In China's Red-Hot Art Market, Fraud Abounds Chinese art auctions often produce multimillion-dollar sales. But are the objects real? Fake paintings, rigged bids and endemic corruption are all part of the process.
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In China's Red-Hot Art Market, Fraud Abounds

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In China's Red-Hot Art Market, Fraud Abounds

In China's Red-Hot Art Market, Fraud Abounds

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  • <iframe src="" width="100%" height="290" frameborder="0" scrolling="no" title="NPR embedded audio player">
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People in China's growing economy are famous for saving money rather than spending it. But at a recent Hong Kong art auction, some people were ready to consume.


The buyers drove prices up to triple the heights that were expected. The website, which tracks art sales, shows China is the world's largest art market, but people are not always buying what they think they are.

INSKEEP: NPR's Louisa Lim starts her report by looking at the $11 million painting that wasn't.

LOUISA LIM, BYLINE: The young girl in the painting stands naked against a burgundy backdrop, one leg bent, an elbow crooked behind her back. Her eyes downcast, she looks shy and uncomfortable. The auction house says this is a painting by a famous artist, Xu Beihong, of his wife. A note from his son vouches for that, though the artist died in 1953. The painting sold for $11 million last year. But Wang Yanqing, a 66-year-old painter, tells another story. He says the picture was one of several painted by art students 30 years after the artist's death. And the model was a simple peasant farmer. Wang was one of those students and the memory of those three weeks he spent painting her is crystal clear.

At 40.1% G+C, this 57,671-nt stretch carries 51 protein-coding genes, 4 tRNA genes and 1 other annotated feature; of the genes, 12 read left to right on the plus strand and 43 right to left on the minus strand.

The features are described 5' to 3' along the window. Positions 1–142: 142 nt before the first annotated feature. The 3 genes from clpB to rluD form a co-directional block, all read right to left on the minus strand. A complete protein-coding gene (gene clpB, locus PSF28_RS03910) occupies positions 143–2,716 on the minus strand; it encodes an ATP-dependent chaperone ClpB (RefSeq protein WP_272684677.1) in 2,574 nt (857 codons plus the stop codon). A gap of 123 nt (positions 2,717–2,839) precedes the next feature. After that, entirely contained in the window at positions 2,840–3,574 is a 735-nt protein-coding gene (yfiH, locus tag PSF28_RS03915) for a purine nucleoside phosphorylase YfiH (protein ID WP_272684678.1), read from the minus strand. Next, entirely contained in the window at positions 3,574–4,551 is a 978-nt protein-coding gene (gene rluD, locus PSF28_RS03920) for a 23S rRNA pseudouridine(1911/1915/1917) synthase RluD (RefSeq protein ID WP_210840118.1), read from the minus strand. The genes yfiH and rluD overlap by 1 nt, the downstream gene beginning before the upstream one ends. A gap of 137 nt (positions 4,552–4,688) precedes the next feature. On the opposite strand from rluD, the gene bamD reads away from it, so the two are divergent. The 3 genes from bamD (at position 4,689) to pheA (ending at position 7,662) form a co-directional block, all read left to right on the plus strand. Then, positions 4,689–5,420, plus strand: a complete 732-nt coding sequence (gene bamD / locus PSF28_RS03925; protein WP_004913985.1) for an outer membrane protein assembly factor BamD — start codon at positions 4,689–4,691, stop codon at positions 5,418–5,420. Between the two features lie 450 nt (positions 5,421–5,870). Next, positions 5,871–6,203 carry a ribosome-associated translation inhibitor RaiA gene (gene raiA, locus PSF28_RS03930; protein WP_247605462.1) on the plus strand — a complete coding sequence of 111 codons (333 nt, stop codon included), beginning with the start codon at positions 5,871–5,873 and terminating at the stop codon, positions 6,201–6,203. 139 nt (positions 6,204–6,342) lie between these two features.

WANG YANQING: (Through translator) At that time it was very difficult to find nude models, so we painted the same ones over and over and it was boring. Suddenly, this new model came - a young girl from the South - and everyone was very excited. We all wanted to draw her, so almost 20 of us crowded into the same room. It was one of my most successful pictures. I still have it in my studio.

LIM: Indeed, his painting's subject is identical to that of the $11 million picture, except for the angle. Four other classmates have produced pictures of the same girl, same pose, same backdrop. As Wang points out, it's an impossible coincidence. He says it's laughable anyone could have believed this was Xu Beihong's wife, since the model doesn't look anything like her. The fact that this mediocre picture by an art student was sold for $11 million is breathtaking. But Gong Jisui, a former Sotheby's expert who's now a visiting scholar in Beijing, says such cases are not isolated.

GONG JISUI: At this moment, in practice there is no standards. It's really, really bad for the classical Chinese paintings. Most of the pieces are disputable.

LIM: Most of the pieces are disputable?